When Hill was originally charged by federal authorities, she wrote a lengthy explanation on her Tumblr blog of her rationale for not paying taxes, saying she had gone “underground … in order to build a community of people, like-minded in their desire for freedom and the right to pursue their goals and lives without being manipulated and controlled by a media protected military industrial complex with a completely different agenda.” However, she added that she eventually hoped to straighten out her tax problems (see Lauryn Hill Explains Failure to Pay Taxes).
Tips for Taxpayers Who Travel for Charity Work
Do you plan to travel while doing charity work this summer? Some travel expenses may help lower your taxes if you itemize deductions when you file next year. Here are five tax tips the IRS wants you to know about travel while serving a charity.
1. You must volunteer to work for a qualified organization. Ask the charity about its tax-exempt status. You can also visit IRS.gov and use the Select Check tool to see if the group is qualified.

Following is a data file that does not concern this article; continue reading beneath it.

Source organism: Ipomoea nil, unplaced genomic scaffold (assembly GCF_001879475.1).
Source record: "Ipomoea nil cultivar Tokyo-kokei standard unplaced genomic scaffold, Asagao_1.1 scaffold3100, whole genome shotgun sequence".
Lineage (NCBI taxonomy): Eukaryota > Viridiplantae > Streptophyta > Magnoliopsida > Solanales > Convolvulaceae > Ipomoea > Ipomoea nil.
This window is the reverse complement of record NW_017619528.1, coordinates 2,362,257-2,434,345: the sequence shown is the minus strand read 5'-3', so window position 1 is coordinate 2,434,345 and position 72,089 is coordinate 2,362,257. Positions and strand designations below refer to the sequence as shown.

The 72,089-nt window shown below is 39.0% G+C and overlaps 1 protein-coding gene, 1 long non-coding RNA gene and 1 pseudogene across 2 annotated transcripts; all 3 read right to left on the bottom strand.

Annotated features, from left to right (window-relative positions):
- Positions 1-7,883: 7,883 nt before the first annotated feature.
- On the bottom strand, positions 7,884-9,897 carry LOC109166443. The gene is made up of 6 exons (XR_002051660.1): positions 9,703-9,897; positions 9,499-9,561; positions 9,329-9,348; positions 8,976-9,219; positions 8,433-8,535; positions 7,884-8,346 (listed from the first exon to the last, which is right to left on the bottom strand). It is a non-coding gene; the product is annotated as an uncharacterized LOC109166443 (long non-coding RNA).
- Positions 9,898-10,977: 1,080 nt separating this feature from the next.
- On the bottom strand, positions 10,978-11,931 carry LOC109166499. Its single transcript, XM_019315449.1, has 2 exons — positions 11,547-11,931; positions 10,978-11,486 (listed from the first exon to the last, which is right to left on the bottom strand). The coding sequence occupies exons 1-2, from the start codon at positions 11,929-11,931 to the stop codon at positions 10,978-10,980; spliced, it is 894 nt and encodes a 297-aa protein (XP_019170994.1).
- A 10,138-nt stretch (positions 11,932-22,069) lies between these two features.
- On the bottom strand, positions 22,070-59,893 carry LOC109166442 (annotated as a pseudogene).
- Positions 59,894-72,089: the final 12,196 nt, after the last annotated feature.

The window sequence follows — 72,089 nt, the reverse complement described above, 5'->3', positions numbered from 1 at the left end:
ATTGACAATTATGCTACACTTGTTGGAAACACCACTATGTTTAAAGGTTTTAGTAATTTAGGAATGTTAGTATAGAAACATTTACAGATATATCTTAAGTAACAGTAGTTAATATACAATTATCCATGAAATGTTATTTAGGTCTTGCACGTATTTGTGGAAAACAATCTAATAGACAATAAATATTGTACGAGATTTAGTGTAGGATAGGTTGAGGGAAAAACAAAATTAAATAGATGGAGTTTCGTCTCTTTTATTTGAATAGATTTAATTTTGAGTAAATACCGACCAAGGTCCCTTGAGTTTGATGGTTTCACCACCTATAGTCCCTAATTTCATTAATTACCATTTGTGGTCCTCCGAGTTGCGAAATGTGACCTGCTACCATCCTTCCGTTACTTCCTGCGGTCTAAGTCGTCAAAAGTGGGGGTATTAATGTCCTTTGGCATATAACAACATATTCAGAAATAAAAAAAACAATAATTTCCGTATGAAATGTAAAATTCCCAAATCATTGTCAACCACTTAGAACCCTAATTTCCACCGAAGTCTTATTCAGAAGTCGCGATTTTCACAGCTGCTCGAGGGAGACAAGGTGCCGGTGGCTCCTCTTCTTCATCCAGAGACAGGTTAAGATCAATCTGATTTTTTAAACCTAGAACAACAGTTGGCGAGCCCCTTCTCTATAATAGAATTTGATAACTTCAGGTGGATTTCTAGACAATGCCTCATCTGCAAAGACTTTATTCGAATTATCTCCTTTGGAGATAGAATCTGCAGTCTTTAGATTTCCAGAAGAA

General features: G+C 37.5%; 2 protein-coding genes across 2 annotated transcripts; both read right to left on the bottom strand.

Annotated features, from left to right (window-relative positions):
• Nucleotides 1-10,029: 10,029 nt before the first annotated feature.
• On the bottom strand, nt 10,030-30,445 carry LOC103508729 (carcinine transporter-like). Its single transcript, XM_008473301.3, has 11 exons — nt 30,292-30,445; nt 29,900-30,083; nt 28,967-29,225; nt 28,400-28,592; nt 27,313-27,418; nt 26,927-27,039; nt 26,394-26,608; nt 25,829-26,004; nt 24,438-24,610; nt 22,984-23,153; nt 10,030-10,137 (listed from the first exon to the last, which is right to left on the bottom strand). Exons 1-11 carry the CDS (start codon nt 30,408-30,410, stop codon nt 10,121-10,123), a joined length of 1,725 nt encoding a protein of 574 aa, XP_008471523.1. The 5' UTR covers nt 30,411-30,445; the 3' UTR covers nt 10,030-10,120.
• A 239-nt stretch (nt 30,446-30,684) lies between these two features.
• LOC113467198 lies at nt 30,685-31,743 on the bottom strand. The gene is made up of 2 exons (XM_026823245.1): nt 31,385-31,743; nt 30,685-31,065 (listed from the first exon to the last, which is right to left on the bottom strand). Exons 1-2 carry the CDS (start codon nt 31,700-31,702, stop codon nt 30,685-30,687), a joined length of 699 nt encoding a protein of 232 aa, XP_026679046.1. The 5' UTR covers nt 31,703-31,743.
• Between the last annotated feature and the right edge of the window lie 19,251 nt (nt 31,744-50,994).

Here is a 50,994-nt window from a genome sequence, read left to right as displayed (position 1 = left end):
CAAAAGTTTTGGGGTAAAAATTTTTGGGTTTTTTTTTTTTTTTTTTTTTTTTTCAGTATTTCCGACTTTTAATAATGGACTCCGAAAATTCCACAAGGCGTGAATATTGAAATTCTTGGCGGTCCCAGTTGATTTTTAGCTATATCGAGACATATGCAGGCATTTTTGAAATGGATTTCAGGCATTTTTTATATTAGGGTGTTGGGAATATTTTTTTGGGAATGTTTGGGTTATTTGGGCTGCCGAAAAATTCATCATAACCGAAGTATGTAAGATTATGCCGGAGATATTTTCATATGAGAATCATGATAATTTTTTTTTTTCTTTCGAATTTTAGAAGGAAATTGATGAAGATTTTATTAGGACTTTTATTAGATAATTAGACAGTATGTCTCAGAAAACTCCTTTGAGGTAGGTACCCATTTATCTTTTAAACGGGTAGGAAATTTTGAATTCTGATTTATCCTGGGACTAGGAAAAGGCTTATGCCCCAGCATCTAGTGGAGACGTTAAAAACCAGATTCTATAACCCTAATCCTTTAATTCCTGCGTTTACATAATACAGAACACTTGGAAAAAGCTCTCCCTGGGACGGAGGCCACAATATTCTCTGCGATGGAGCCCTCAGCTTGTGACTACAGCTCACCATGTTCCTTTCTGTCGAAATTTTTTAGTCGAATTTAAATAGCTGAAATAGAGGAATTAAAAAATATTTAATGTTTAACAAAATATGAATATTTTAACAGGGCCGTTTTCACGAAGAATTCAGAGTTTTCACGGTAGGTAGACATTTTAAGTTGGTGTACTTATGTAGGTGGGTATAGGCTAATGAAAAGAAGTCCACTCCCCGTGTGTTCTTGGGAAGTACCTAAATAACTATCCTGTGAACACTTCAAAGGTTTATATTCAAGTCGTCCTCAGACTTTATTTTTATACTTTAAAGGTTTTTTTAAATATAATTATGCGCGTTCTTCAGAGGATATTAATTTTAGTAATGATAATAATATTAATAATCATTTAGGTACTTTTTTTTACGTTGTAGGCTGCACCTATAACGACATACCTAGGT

2. You may be able to deduct unreimbursed travel expenses you pay while serving as a volunteer. You can’t deduct the value of your time or services.
3. The deduction qualifies only if there is no significant element of personal pleasure, recreation or vacation in the travel. However, the deduction will qualify even if you enjoy the trip.
4. You can deduct your travel expenses if your work is real and substantial throughout the trip. You can’t deduct expenses if you only have nominal duties or do not have any duties for significant parts of the trip.
5. Deductible travel expenses may include:
Air, rail and bus transportation
The cost of meals
Taxi fares or other transportation costs between the airport or station and your hotel.
Tips for Employers Who Outsource Payroll Duties
Many employers outsource their payroll and related tax duties to third-party payers such as payroll service providers and reporting agents. Reputable third-party payers can help employers streamline their business operations by collecting and timely depositing payroll taxes on the employer’s behalf and filing required payroll tax returns with state and federal authorities.